David de Gea’s difficult start in English football is, of course, a lesson in predictability. Errors against both Manchester City in the Community Shield and West Bromwich Albion on Sunday in the Premier League have brought concerned looks from teammates and critical reviews from the nation’s media.
Neither comes as a surprise, with the former Atlético de Madrid goalkeeper barely out of his teens, ensconced in a Manchester hotel and struggling with the language. Focus for even the most experienced player moving team and country is hard to achieve; in a difficult position and in the media’s full glare de Gea’s early-season errors are certainly forgivable.
That the 20-year-old Spaniard is the subject of sarcastic headlines, knee-jerk reaction and character assassination is little more than par-for-the-course from a British media obsessed with negativity.
Indeed, on the season’s eve Sir Alex Ferguson warned that de Gea will require patience, a statement incorrectly interpreted as a lack of faith in the 20-year-old in some quarters. Nothing could be further from the truth with Manchester United having followed the Spanish Under-21 international for months before choosing de Gea ahead of more experienced rivals. In doing so Ferguson bought raw talent that will take time to adjust to a new country, style of football and the pressure inherent at Old Trafford.
Little surprise then that the 69-year-old Scot should back de Gea now, after the Spaniard failed to deal with Eden Džeko’s long-range effort at Wembley, while allowing Shane Long’s tame shot under his body on Sunday.
“He is young. He will learn. He will come through,” said the United boss, who is unlikely to drop de Gea in favour of Anders Lindegaard for Tottenham Hotspur’s visit in a weeks time.
“David’s concentration cost him the goal. It was a slack goal to lose but it is an experience for the lad. I couldn’t believe he never got a free-kick in the second-half. The aerial assault on him was ridiculous. It was the same when Peter Schmeichel came. They punished him in his first few games against Leeds and Wimbledon. They have him a real torrid time.
“In the second-half today David he was targeted a bit. Not necessarily physically but there were a lot of challenges that should have been free-kicks but the referee decided to play on. He took a battering in the second half, when he should have been protected more by the referee but he wasn’t. Welcome to English football!”
There is little chance that Ferguson will drop de Gea for Spurs’ visit given the damaging effect to the player’s confidence that omission would surely bring. But the United coach is faced with deploying a hugely inexperienced back-four against the Londoners with injuries beginning to bite. Rio Ferdinand’s hamstring strain will keep the 32-year-old on the sidelines for at least six weeks, while captain Nemanja Vidić is out for a fortnight with a trapped nerve. With Patrice Evra also on the sidelines United completed Sunday’s match fielding a defence aged just 20.6 on average.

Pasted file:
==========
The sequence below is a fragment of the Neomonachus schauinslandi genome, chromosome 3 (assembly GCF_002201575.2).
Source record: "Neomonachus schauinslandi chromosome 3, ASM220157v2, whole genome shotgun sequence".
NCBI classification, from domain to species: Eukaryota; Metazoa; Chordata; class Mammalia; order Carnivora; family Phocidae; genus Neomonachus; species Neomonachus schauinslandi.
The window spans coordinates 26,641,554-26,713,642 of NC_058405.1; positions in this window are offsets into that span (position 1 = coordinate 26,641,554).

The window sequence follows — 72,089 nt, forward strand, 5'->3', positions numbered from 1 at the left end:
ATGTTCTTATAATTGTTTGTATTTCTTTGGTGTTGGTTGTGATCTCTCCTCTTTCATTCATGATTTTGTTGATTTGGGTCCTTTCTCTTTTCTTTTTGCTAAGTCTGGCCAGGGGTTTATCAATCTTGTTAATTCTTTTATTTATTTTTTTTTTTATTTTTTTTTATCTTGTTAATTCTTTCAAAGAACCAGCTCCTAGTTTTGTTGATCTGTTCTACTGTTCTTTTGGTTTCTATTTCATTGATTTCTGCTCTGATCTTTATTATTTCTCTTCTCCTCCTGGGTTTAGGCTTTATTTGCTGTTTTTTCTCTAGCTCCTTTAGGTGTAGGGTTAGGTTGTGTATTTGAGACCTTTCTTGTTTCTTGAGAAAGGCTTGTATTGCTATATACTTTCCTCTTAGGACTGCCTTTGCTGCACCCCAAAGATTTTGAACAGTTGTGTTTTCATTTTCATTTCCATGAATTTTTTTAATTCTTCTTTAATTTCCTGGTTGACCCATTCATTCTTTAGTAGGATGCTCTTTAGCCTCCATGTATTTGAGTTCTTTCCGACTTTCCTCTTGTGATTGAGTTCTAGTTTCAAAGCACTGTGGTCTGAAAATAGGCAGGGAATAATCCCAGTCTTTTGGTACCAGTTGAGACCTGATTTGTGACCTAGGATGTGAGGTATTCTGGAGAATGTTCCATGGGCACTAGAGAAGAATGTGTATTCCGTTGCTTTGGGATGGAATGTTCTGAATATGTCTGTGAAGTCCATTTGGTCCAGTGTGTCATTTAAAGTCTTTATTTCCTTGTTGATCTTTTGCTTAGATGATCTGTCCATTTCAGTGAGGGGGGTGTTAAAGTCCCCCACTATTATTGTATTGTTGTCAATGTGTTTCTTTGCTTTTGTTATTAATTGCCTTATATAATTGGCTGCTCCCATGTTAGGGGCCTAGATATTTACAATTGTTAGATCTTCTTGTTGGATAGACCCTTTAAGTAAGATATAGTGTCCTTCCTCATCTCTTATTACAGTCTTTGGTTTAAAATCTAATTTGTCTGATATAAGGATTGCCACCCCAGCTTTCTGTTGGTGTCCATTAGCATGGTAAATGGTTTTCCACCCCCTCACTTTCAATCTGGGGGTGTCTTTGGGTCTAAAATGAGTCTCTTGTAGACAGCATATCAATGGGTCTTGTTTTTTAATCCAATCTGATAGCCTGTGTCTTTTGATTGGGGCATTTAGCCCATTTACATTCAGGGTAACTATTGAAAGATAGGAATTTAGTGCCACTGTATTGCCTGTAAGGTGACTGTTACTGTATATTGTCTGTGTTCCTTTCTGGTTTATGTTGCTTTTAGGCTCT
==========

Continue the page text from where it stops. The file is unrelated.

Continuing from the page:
That inexperience – both in age and games played for the club – will face sterner tests than that of West Brom, a good side though Roy Hodgson has produced over the past six months. Following Spurs’ visit next Monday, United face trips to Bolton Wanderers and Stoke City, with home matches against Arsenal and Chelsea to come before Ferdinand returns. Life is unlikely to become any easier for United’s callow new goalkeeper.
Yet in analysing de Gea’s competitive performances to date it is also easy to overstate the player’s errors and ignore his many qualities. True, two goals have been scored which most ‘keepers at the highest level would expect to stop. The Madrid-born stopper also made two excellent saves at Wembley in the second period and a similar number at the Hawthornes. Add smart distribution to the list and de Gea’s raw talent is not in doubt.
Physically Ferguson team will work with the player, much as Javier Hernández endured a specialised weight training course for six months last season. However, those denizens of the long-ball at the Britannia Stadium will note West Brom’s attempts to rough-up de Gea on Sunday. Referee Stuart Jones studiously ignored three clear fouls on United’s number one in the Midlands; Ferguson will hope de Gea is offered better support in the weeks and months to come.
Questions of physique aside it the mental side of the Spaniard’s game that is of greatest concern to Ferguson now. The unflappable personality so highly praise by the Scot when de Gea officially signed in July will be tested severely in the coming weeks.
It is cliché but also a truism that at Old Trafford talent only goes so far. Behind the scenes Ferguson and goalkeeping coach Eric Steele will be working to rid the player of fear – another great requirement for any United player.